Help yourself, learn to solder.

One thing that I'm passionate about within music production, recording, and mixing is making things better than they were.  This can be as simple as upgrading the cabling in my studio (which I'm currently doing), upgrading a guitar (getting ready to do), or even doing modifications to an inexpensive amp making it sound like a much more expensive amp (which I've done).

This comes down to trying to make the most of the money I spend.  Lets be frank here, much of what we work with here in the studio (and in music in general) is electronic.  When you're recording, your working with electronics.  Starting the some guitars, the amps, the mics, the cables, and preamps, mixers,'s all electronic.  So if you want to make the most of the money you put into your gear, you need to...

Help yourself and learn to solder.

I'm being serious, you need to become comfortable with soldering on small pieces.  If you're like me, you only have so much money in your budget (if you even have a budget), but often times you'll need more than that budget will allow for.  So you have to be creative in making things work.  And that's cool, you're an artist, you can do it!

A current example.

So right now were doing some construction in DAB studios (my home studio).  We just finished installing the new door separating the studio from the rest of the house (awesome...but expensive - solid core doors aren't cheap).   Guess what, that ate up a solid chunk of our budget for the studio; but there's much to be done.  One of the other "required" (by me) upgrades was the cabling.  I spent a good amount of time researching cables (a topic for another time) and decided what to use.  But I wasn't going to spend the $1k+ to get the pre-done cables (seriously), so I ordered the bulk cable and ends for about 1/4 of the price.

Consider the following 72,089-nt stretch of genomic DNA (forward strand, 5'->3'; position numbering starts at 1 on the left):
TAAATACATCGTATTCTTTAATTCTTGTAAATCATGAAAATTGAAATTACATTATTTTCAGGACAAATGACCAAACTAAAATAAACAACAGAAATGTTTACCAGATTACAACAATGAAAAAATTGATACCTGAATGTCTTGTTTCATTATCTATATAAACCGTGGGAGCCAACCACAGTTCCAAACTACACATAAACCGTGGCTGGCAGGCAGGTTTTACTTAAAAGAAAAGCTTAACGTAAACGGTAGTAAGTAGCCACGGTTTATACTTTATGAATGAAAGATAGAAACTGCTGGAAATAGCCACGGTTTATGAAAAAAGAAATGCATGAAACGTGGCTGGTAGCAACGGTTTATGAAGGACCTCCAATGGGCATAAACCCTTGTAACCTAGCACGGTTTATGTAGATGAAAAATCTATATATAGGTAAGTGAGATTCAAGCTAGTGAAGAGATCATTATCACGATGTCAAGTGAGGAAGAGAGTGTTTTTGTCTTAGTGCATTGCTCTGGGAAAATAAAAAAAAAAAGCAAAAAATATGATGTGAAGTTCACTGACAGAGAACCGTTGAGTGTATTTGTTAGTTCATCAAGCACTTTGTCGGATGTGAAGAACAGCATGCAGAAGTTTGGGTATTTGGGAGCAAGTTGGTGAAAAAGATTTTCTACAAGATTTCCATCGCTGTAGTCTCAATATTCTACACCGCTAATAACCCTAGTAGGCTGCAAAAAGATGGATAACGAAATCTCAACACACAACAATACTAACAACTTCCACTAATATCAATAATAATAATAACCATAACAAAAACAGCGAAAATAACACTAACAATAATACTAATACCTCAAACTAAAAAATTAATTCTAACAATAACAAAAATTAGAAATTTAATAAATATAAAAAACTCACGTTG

Guess what, when you order bulk...some assembly is required.  By some, I mean basically all.  It takes a lot of time, especially if you're doing a patch bay, other rack mount gear in chain, and then the outside mic cables.  Since I wanted to be using the same cabling that most major studios use, it made sense for me to make the cabling myself.

Your band mates will love you!

Seriously, if you can repair cables, change out pickups on guitars, and make minor repairs on gear - you'll be one of the most valuable people in any band.

The point of being able to do these things yourself is so that you can make your money last and count.  If you spend less money on the necessities, you'll have more money to put towards things that you want that will help really shape your sound.  And that's important, because you don't want to use bad sounding gear and try to improve that when mixing.  It's important to have a good sound first.  Then record the good sound as well as you can.  Then mix the good recording of a good sound.  And it's easier to do that if you are using good equipment.

Good equipment doesn't always mean expensive equipment.

I mean it, one of my favorite amps to play on and record is my little Bugera V5.  It's a super cheap amp that many didn't give much credit.  But once you do a bright cap mod (and a couple other minor tweaks) the thing sounds pretty good.  But then hook it up to a 12" speaker cab (with your choice speakers) and the thing can absolutely scream!  True vintage style tube tones!!!  Love it.  But if I didn't know how to solder, it would have cost me hundreds to get the same sound with that amp, that I literally spent less than $10 to get.  Yep, some caps, a resistor, and a fuse later... I also swapped tubes, but that's another story.

My point here is that you can save money and get great sound, if you're comfortable making modifications.  Just like the MXL 990s I modded for a whopping $8 a piece.  If you do a little research, and are comfortable soldering, then you can save a ton of money and achieve an amazing sound!

Go and mod something cheap to be something expensive.  Have fun, and make something you love!